The Primary Aldosteronism Surgical Outcome Score for the Prediction of Clinical Outcomes After Adrenalectomy for Unilateral Primary Aldosteronism

Jacopo Burrello, Alessio Burrello, Michael Stowasser, Tetsuo Nishikawa, Marcus Quinkler, Aleksander Prejbisz, Jacques W.M. Lenders, Fumitoshi Satoh, Paolo Mulatero, Martin Reincke, Tracy Ann Williams

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52 Citations (Scopus)


OBJECTIVE: To develop a prediction model for clinical outcomes after unilateral adrenalectomy for unilateral primary aldosteronism. SUMMARY BACKGROUND DATA: Unilateral primary aldosteronism is the most common surgically curable form of endocrine hypertension. Surgical resection of the dominant overactive adrenal in unilateral primary aldosteronism results in complete clinical success with resolution of hypertension without antihypertensive medication in less than half of patients with a wide between-center variability. METHODS: A linear discriminant analysis model was built using data of 380 patients treated by adrenalectomy for unilateral primary aldosteronism to classify postsurgical clinical outcomes. The total cohort was then randomly divided into training (280 patients) and test (100 patients) datasets to create and validate a score system to predict clinical outcomes. An online tool (Primary Aldosteronism Surgical Outcome predictor) was developed to facilitate the use of the predictive score. RESULTS: Six presurgical factors associated with complete clinical success (known duration of hypertension, sex, antihypertensive medication dosage, body mass index, target organ damage, and size of largest nodule at imaging) were selected based on classification performance in the linear discriminant analysis model. A 25-point predictive score was built with an optimal cut-off of greater than 16 points (accuracy of prediction = 79.2%; specificity = 84.4%; sensitivity = 71.3%) with an area under the curve of 0.839. CONCLUSIONS: The predictive score and the primary aldosteronism surgical outcome predictor can be used in a clinical setting to differentiate patients who are likely to be clinically cured after surgery from those who will need continuous surveillance after surgery due to persistent hypertension.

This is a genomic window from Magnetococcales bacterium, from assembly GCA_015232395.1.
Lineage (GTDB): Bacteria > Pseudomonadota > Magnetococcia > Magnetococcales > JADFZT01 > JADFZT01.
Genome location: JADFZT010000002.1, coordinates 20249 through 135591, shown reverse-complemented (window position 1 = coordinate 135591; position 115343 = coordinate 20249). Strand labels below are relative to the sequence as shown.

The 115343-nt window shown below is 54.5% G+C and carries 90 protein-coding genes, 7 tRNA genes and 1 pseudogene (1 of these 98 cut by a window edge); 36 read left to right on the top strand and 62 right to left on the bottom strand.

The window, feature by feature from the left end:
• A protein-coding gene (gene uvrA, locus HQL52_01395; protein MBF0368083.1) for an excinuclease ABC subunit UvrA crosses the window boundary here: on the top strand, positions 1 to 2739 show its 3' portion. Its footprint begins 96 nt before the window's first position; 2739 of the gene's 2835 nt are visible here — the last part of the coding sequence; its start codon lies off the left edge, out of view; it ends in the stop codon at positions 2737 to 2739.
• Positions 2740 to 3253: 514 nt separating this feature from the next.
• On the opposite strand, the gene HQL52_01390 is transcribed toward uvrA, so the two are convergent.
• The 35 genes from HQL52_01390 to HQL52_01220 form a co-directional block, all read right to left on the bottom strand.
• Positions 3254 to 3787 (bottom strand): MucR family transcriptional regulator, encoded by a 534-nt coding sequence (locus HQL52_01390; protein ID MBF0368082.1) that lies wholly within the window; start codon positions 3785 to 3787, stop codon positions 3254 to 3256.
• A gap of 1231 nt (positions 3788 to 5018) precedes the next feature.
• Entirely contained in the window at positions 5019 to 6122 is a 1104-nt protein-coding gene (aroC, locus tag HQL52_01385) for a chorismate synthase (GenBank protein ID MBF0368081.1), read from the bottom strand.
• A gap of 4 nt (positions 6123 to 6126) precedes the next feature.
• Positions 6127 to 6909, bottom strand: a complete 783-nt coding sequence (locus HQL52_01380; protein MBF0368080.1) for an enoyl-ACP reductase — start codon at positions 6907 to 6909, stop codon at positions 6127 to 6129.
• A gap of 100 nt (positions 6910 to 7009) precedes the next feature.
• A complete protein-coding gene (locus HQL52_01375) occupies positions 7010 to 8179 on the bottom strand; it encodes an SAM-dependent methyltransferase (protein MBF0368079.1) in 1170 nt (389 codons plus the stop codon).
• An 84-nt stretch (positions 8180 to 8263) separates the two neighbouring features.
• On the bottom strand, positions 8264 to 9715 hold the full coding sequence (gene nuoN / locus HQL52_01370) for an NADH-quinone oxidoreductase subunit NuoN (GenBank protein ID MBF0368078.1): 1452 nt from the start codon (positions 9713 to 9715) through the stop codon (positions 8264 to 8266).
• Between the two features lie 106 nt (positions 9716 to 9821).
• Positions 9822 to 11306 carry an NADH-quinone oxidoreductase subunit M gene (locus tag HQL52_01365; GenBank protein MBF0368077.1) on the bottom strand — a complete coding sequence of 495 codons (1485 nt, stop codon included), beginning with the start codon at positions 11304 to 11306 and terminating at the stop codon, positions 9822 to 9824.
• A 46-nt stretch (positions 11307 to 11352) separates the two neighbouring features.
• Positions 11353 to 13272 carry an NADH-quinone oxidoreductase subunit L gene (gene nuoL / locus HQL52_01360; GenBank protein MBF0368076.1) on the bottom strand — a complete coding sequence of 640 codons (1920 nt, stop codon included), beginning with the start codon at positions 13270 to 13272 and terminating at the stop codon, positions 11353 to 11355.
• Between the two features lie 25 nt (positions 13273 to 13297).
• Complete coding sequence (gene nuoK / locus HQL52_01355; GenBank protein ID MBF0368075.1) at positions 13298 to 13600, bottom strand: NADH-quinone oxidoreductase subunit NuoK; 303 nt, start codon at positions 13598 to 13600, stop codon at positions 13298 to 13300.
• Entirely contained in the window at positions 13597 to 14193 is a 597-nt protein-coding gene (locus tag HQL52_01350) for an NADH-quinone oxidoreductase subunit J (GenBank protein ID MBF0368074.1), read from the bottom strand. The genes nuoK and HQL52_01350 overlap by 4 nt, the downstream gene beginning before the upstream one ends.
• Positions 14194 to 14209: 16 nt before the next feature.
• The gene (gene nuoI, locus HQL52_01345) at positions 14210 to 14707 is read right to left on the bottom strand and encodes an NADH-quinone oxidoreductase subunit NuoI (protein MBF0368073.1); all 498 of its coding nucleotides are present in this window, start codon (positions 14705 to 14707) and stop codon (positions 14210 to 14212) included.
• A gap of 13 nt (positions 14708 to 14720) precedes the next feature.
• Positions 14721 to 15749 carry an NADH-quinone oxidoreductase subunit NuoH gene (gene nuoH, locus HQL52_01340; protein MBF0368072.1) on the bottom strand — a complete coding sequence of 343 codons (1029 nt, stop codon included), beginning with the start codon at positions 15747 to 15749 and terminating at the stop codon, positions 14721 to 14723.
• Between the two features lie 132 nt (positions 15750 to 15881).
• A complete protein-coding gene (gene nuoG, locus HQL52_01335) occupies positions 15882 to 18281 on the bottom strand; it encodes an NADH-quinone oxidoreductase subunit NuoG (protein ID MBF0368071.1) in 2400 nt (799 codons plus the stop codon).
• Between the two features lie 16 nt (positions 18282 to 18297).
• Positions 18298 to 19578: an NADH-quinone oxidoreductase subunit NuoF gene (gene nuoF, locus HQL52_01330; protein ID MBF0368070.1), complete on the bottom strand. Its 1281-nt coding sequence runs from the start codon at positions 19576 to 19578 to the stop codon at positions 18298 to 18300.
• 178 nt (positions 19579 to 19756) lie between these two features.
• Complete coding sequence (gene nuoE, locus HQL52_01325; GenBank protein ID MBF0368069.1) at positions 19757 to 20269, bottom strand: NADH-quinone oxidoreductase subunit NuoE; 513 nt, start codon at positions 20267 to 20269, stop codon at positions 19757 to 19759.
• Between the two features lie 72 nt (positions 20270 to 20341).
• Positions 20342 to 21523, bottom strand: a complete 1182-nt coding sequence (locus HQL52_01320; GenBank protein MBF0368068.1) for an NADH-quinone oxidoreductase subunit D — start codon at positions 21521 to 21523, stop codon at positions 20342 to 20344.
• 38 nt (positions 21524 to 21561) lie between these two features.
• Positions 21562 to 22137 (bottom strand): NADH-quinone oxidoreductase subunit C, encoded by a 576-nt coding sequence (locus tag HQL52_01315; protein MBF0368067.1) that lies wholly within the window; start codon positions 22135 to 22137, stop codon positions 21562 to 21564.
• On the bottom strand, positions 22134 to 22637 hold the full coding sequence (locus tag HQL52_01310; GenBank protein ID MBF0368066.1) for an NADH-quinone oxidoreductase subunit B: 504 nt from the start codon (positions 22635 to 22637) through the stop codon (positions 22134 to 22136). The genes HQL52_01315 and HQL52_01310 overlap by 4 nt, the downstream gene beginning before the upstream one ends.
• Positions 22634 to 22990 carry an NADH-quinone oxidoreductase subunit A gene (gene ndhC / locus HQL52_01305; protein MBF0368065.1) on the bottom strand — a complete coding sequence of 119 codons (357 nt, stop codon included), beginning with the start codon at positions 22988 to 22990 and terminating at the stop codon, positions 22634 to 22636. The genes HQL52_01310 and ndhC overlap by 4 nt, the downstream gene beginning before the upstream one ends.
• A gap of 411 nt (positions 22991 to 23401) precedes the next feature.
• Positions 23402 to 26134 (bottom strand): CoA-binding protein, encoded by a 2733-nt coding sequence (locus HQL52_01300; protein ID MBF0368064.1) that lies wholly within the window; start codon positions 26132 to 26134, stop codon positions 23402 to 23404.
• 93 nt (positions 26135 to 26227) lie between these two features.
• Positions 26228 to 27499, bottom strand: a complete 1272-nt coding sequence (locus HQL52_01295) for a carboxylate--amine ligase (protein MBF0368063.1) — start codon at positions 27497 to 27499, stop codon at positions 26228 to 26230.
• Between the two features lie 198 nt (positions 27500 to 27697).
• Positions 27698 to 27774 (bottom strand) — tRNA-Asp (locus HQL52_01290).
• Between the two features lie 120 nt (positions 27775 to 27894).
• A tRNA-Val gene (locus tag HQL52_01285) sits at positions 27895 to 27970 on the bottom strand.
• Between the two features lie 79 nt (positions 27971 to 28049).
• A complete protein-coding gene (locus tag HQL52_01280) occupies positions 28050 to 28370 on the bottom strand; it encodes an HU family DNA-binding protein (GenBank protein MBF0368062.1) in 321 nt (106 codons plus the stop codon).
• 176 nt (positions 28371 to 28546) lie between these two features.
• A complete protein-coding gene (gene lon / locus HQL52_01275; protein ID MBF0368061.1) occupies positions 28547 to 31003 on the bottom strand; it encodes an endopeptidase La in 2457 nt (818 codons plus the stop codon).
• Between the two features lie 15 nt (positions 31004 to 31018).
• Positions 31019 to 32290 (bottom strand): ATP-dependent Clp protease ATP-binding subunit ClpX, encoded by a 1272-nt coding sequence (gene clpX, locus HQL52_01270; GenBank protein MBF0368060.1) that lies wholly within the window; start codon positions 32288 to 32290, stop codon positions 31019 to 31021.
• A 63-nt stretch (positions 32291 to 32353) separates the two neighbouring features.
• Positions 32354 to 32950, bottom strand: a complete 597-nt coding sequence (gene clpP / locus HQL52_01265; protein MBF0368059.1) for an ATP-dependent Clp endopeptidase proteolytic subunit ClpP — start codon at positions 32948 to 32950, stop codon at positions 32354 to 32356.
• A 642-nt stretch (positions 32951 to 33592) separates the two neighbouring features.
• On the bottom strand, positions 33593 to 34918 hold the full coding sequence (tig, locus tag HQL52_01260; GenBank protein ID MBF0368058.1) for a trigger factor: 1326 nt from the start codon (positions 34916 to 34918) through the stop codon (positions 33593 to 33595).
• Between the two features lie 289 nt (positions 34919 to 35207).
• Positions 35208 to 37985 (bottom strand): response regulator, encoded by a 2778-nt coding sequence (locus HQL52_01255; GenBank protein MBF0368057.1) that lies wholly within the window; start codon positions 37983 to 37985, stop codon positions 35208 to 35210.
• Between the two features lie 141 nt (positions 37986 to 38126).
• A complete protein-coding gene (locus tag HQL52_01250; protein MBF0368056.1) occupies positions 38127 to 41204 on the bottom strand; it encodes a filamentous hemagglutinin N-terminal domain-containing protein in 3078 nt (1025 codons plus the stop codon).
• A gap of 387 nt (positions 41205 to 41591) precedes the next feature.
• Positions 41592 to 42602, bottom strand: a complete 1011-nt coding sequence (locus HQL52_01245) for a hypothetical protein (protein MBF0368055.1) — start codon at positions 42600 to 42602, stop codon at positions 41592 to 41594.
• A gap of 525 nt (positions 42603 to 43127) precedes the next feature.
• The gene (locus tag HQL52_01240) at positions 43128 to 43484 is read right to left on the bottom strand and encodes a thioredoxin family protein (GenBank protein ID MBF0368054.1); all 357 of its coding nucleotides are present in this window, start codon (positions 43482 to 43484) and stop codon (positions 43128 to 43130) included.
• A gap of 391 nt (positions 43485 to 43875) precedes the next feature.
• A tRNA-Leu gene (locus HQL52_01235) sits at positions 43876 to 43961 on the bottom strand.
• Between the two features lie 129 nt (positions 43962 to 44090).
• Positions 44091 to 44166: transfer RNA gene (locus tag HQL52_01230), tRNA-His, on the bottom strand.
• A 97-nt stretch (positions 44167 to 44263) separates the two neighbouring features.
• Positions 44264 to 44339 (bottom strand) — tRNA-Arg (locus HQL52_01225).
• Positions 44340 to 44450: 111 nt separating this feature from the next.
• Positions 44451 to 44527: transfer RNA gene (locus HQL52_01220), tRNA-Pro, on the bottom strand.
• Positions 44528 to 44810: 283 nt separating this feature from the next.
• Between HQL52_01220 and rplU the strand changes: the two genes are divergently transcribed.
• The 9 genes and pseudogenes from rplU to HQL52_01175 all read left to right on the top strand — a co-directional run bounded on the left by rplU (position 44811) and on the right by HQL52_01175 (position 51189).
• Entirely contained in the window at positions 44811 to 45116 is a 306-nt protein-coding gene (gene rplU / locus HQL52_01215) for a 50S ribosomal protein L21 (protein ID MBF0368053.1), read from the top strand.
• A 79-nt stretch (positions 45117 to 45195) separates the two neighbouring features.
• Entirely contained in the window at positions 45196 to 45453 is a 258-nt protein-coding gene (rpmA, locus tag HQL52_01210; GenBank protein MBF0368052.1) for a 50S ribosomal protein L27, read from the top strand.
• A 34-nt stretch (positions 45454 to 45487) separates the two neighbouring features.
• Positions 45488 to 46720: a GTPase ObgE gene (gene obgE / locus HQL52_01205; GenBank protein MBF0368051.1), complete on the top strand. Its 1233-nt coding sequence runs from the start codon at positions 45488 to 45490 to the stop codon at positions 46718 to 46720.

Original languageEnglish
Pages (from-to)1125-1132
Number of pages8
JournalAnnals of Surgery
Issue number6
Publication statusPublished - 2020 Dec 1

ASJC Scopus subject areas

  • Surgery


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